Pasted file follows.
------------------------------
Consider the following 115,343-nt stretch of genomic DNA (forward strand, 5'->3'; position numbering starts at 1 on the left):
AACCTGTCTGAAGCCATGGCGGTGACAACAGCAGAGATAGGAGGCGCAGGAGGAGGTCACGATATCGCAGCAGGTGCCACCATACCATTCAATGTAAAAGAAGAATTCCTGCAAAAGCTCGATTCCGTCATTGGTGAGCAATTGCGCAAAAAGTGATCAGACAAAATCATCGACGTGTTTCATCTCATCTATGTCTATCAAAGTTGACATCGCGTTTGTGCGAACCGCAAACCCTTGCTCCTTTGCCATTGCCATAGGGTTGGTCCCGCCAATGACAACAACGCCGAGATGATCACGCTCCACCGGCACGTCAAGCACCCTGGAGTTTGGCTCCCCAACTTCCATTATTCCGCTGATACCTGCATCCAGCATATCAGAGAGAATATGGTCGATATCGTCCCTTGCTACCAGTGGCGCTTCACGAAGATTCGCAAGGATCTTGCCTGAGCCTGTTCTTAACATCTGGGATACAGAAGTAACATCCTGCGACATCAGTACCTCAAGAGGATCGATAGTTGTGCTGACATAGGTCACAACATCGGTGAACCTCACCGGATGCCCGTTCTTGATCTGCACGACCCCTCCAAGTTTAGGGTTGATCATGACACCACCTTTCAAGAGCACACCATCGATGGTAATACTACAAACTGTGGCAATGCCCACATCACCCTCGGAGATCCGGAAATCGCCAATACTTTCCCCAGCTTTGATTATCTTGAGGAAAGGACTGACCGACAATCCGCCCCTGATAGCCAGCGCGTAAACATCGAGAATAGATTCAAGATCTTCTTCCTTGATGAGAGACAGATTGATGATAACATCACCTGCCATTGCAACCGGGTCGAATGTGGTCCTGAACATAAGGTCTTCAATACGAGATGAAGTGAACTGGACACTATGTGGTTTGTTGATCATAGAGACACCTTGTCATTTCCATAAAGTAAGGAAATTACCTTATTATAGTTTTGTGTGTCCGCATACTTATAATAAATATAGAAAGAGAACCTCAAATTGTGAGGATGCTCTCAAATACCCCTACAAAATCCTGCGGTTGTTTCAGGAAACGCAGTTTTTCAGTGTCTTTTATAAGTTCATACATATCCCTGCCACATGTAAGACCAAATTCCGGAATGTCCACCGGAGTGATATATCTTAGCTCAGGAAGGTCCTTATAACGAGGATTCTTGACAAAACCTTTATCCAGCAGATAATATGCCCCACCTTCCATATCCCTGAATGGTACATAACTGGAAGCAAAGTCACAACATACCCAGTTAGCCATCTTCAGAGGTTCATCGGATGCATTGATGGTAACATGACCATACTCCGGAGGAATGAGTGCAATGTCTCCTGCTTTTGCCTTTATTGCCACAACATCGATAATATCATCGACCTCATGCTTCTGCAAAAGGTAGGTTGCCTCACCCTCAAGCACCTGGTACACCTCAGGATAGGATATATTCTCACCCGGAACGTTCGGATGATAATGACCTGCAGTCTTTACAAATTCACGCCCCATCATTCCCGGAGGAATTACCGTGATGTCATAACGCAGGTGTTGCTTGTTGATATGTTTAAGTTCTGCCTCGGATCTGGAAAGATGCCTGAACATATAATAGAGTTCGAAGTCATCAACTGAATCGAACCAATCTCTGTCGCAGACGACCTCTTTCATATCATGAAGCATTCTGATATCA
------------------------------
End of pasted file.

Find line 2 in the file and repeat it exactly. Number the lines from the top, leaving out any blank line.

AACCTGTCTGAAGCCATGGCGGTGACAACAGCAGAGATAGGAGGCGCAGGAGGAGGTCACGATATCGCAGCAGGTGCCACCATACCATTCAATGTAAAAGAAGAATTCCTGCAAAAGCTCGATTCCGTCATTGGTGAGCAATTGCGCAAAAAGTGATCAGACAAAATCATCGACGTGTTTCATCTCATCTATGTCTATCAAAGTTGACATCGCGTTTGTGCGAACCGCAAACCCTTGCTCCTTTGCCATTGCCATAGGGTTGGTCCCGCCAATGACAACAACGCCGAGATGATCACGCTCCACCGGCACGTCAAGCACCCTGGAGTTTGGCTCCCCAACTTCCATTATTCCGCTGATACCTGCATCCAGCATATCAGAGAGAATATGGTCGATATCGTCCCTTGCTACCAGTGGCGCTTCACGAAGATTCGCAAGGATCTTGCCTGAGCCTGTTCTTAACATCTGGGATACAGAAGTAACATCCTGCGACATCAGTACCTCAAGAGGATCGATAGTTGTGCTGACATAGGTCACAACATCGGTGAACCTCACCGGATGCCCGTTCTTGATCTGCACGACCCCTCCAAGTTTAGGGTTGATCATGACACCACCTTTCAAGAGCACACCATCGATGGTAATACTACAAACTGTGGCAATGCCCACATCACCCTCGGAGATCCGGAAATCGCCAATACTTTCCCCAGCTTTGATTATCTTGAGGAAAGGACTGACCGACAATCCGCCCCTGATAGCCAGCGCGTAAACATCGAGAATAGATTCAAGATCTTCTTCCTTGATGAGAGACAGATTGATGATAACATCACCTGCCATTGCAACCGGGTCGAATGTGGTCCTGAACATAAGGTCTTCAATACGAGATGAAGTGAACTGGACACTATGTGGTTTGTTGATCATAGAGACACCTTGTCATTTCCATAAAGTAAGGAAATTACCTTATTATAGTTTTGTGTGTCCGCATACTTATAATAAATATAGAAAGAGAACCTCAAATTGTGAGGATGCTCTCAAATACCCCTACAAAATCCTGCGGTTGTTTCAGGAAACGCAGTTTTTCAGTGTCTTTTATAAGTTCATACATATCCCTGCCACATGTAAGACCAAATTCCGGAATGTCCACCGGAGTGATATATCTTAGCTCAGGAAGGTCCTTATAACGAGGATTCTTGACAAAACCTTTATCCAGCAGATAATATGCCCCACCTTCCATATCCCTGAATGGTACATAACTGGAAGCAAAGTCACAACATACCCAGTTAGCCATCTTCAGAGGTTCATCGGATGCATTGATGGTAACATGACCATACTCCGGAGGAATGAGTGCAATGTCTCCTGCTTTTGCCTTTATTGCCACAACATCGATAATATCATCGACCTCATGCTTCTGCAAAAGGTAGGTTGCCTCACCCTCAAGCACCTGGTACACCTCAGGATAGGATATATTCTCACCCGGAACGTTCGGATGATAATGACCTGCAGTCTTTACAAATTCACGCCCCATCATTCCCGGAGGAATTACCGTGATGTCATAACGCAGGTGTTGCTTGTTGATATGTTTAAGTTCTGCCTCGGATCTGGAAAGATGCCTGAACATATAATAGAGTTCGAAGTCATCAACTGAATCGAACCAATCTCTGTCGCAGACGACCTCTTTCATATCATGAAGCATTCTGATATCA